The COVID-19 virus has appeared to have infected us in many more areas of our lives these days, other than as a profound illness. The economics of the virus has led to millions of layoffs, company shutdowns, and therefore the loss of immeasurable jobs. This burden is requiring many homeowners to search for an alternative or a reprieve from mortgage payments for a few months to help navigate this dramatic period.
The Federal Government recently approved the ability for mortgage lenders throughout the country to offer the option of Forbearance to help homeowners mitigate their mortgage payments during this unusual time frame. Forbearance, in the context of a mortgage process, is a special agreement between the lender and the borrower to delay a foreclosure. When mortgage borrowers are unable to meet their repayment terms, lenders may opt to foreclose. To avoid foreclosure, the lender and the borrower can make an agreement called "forbearance." According to this agreement, the lender delays his/her right to exercise foreclosure if the borrower can catch up to the payment schedule by a certain time. This period and the payment plan depend on the details of the agreement that is accepted by both parties.
Although investor requirements involving forbearance demands are continually evolving as the COVID-19 virus progresses, here are some of the current mitigation options and terms that many lenders might offer during this time:
Reduced or suspended payments for 90-180 days with the option to extend additional days if needed (the best option for homeowners is to pay as much as possible each month to minimize past due amounts)
Negative credit bureau reporting and late fee assessments are suspended (if the borrower was up to date or under 30 days delinquent for their March 2020 payment due).
Prior to the end of the forbearance period, hardship/financial status must be evaluated to determine next actions.
Forbearance is NOT payment Forgiveness. All payments are expected to be paid back in full. Payment forgiveness is not an option here.
Servicing companies will also make sure that your escrow payments for taxes and home insurance will continue to be paid during this trying time.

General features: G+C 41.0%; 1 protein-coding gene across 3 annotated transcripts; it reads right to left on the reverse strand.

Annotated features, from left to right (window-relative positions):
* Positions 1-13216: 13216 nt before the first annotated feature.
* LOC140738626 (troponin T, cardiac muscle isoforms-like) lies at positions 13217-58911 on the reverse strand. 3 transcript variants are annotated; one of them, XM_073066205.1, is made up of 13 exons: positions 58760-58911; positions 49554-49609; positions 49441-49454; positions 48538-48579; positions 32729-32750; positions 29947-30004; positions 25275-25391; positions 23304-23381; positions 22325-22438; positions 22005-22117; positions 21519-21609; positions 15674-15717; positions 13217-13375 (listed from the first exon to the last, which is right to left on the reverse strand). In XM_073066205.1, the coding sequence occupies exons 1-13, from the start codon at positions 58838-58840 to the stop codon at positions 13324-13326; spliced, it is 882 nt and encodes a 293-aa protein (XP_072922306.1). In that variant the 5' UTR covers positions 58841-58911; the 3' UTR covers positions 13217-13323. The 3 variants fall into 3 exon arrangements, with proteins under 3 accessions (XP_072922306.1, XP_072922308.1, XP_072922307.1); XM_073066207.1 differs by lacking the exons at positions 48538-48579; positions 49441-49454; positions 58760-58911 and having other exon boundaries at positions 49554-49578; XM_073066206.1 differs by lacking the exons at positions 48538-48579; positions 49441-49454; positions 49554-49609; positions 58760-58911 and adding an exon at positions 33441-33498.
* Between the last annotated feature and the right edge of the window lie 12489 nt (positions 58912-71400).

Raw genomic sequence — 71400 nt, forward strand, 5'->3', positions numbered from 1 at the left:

Forbearance options can vary greatly between companies, and here is a breakdown of the most common alternatives in technical terms:
Reinstatement: pay all past due delinquent amounts to bring your loan current. There will be no negative impact to your credit bureau reporting.
Repayment Plan: repayment plans for 3-12 months, with no negative credit bureau reporting ot late fee assessment if you are performing on your repayment plan.
Deferment: eligible to those customers who missed no more than 2 payments, and have resumed making regular payments. However, they cannot remit the additional payments that were missed. These two payments may be deferred until payoff, refinance or other liquidation.
Modification: for customers with long term hardship. The investor may modify some or all terms of the original note, such as, interest rate, payment, or amount or term.
In order to investigate the forbearance process, consumers will want to call their servicing companies directly. This is the company you send your mortgage payment to, not your lender who owns the note. The servicing company handles the full procedure. They will explain and educate consumers on the options available for their particular mortgage. They would then proceed to help set-up the clients with the forbearance agreements who want to move forward. Be prepared to experience long wait times on the phone to get through to your servicing departments. Expect a minimum of 30 minutes as the volume of calls is overwhelming at this time.
In summary, please note that though forbearance is an option for some, many will forgo moving forward with this selection. Even though negative credit reporting will not be applied during the forbearance period, please note that how this economic period will be reflected on your credit report has not yet been determined. Although a forbearance is far better than foreclosure, you must follow the repayment plan exactly to avoid ramifications, and the action will be noted on your credit report.
It needs to be mentioned that if you defer payments, and or skip payments at any time, this does absolutely change the loan's amortization schedule and how much is actually owed at the time of payoff. The forbearance is interest free, but since you are not paying off your principal and interest owed each month in a consecutive manner, you will see an additional cost incurred at the end of the note or payoff. Your payoff will be higher and all payments will be due in full.